Tips for Effective Storytelling: How to Narrate a Good Tale in a VR App

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Tips for Effective Storytelling: How to Narrate a Good Tale in a VR App

Everybody loves a good story. It can transport you into an alternate reality. Thanks to virtual reality (VR), now it’s possible for the app developer to transport you into that alternate reality.

Storytelling in a VR app is an emerging medium. It’s also a very different storytelling medium in that traditional oral, written and filmed storytelling is mostly a passive experience. True, if you’re listening to or reading a story, there’s some imaginative engagement on your part, but you’re still essentially consuming content provided by the storyteller. It’s an even more passive experience in video, where you’re watching a storing unfold.

In a VR app, though, you can actually enter the action of the story, perhaps even influence the story’s outcome. Instead of what Jesse Damiani terms the teller-listener paradigm, you have a builder-participator paradigm.

Here’s what the app developer—the storyteller—needs to consider to tell an effective story in a VR app.
360 Degree Perspective

It’s not unusual to relay a narrative from the perspective of different characters. In the VR experience, users can choose the perspective they want to see. Or, change perspectives whenever they wish. And, perhaps, participate in the story from the perspective they choose.

Characters are in a room. What do they see? With VR headsets, viewers can point and turn to see what’s going on from any angle, as if they are actually in the room. Consider point of view. Will you allow your audience to view the room through the eyes of the main character only, only specific characters, all the characters, and/or from a neutral third-party observant view?

As Erica Anderson of Google News points out, VR provides the ability to tell a story about a political crisis from a particular side of the conflict or play a game from the perspective of two teams or see outer space from the inside of an astronaut’s helmet rather than from a spaceship window.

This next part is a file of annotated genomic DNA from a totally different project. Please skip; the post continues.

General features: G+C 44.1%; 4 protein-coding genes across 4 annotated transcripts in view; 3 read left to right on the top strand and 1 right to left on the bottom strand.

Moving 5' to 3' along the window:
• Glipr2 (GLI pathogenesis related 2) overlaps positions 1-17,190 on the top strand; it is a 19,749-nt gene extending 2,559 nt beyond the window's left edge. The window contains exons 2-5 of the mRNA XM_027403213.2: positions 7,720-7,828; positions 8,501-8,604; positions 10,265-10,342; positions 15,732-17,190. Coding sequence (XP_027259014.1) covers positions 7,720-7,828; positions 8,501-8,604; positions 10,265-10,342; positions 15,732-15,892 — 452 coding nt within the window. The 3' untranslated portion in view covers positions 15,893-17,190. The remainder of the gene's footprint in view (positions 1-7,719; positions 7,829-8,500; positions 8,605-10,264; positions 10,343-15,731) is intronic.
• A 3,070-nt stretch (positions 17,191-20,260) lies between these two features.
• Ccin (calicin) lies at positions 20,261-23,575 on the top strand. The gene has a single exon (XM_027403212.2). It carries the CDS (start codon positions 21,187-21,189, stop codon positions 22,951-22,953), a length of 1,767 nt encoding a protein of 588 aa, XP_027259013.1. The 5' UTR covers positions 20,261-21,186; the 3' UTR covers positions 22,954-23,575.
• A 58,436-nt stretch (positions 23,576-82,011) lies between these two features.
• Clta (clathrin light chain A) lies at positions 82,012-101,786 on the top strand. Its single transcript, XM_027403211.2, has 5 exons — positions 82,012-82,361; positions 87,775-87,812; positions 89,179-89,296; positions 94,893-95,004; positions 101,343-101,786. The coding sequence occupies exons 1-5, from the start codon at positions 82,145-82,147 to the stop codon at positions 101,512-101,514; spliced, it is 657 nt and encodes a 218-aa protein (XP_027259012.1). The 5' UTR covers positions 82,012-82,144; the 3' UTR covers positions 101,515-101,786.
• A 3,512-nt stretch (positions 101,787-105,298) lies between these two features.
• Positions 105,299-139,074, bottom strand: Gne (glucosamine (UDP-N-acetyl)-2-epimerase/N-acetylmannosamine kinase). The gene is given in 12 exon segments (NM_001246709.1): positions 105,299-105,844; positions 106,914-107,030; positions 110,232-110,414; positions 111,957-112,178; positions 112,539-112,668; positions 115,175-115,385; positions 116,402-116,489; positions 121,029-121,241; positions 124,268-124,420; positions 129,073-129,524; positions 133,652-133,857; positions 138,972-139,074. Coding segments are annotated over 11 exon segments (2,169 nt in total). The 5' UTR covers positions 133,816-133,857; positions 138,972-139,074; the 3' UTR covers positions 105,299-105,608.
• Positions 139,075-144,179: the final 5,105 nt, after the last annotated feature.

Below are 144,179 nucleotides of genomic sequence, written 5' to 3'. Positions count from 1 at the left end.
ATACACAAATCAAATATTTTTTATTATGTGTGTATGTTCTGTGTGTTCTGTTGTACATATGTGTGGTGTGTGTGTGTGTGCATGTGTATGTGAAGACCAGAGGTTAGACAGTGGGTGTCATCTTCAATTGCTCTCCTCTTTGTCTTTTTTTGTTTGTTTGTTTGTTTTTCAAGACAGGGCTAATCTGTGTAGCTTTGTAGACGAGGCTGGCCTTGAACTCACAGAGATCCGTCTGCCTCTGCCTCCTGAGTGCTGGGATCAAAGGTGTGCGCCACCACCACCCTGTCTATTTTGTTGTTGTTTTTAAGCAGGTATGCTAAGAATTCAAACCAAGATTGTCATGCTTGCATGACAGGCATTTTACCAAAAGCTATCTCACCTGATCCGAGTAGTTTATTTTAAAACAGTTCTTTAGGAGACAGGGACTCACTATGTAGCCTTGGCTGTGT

From the perspective of the storyteller, that means considering the viewpoints of all the characters and how you want them to “play” within the narrative. This determines the larger architecture of the story and what users can experience. The key here is that instead of a linear narrative where the author regulates what viewers are told, viewers control what they want to be told.

Writing a story from multiple perspectives involves more work, so it may be a good idea to either limit the characters or limit which character perspectives users can select.

Space Is the Place
The story in a VR app is the place. Because the story is more about experiencing it, as opposed to telling it, the setting is more important than plot. Composing a VR app story is primarily building the environment and then considering how users can act within that space. As Jesse Damiani points out, “If you’re making a tabletop AR game, its size could mean the difference between users playing it from the comfort of their beds or needing to run around a kitchen table. Understanding your target audience’s desires and habits empowers you to use narrative potential effectively—and thereby produce content that appeals to them.”

Once you’ve designed a space for your story, the next step is to populate it with “things” that advance the story.
Points of Interest

These “things” are called points of interest (POIs). They are things that draw attention, or that you force attention to be drawn to. In a library setting, for example, an open book on a table could be a POI a viewer could (or could not) select to read the displayed page. Or, you might have the book fall from the table, attracting the viewer’s attention and calling for some action to advance the narrative. If, for example, reading a clue in the book is integral to advancing the narrative, you might opt for it to fall off the shelf. On the other hand, if it’s just a branching narrative that isn’t essential to your story’s plot, then leave it out there for viewers to see and if they pick it up, fine, if not, that’s fine too.

“Placing bets on POIs helps to form consequential editing decisions,” notes Jessica Brillhart, “like which world I want to go to next and how best to transition from one world to another.”

Branch Out
If you’re giving your viewers choices, then you need to map out where those choices lead. Make sure there are no dead ends. Or, if a branch does lead to a dead-end, make sure viewers can find their way back on another track. Also, take into account how these branching experiences intersect.

Brave New World
Keep in mind that VR apps are still very much a work in progress. Everyone is familiar with screenplays (though maybe not everyone knows how to write a good screenplay). The rules for writing a VR app and the standards for what is considered a good VR app are still evolving. So, by all means, feel free to experiment.

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Positive Phil is a motivational keynote speaker & start-up consultant. Focusing on revenue generation & new business acquisitions. Founder & CEO @Audio inc. Business developer since age 12. Public Company Start up CEO, $investor -Public speaker #podcaster #motivator Enjoying life.
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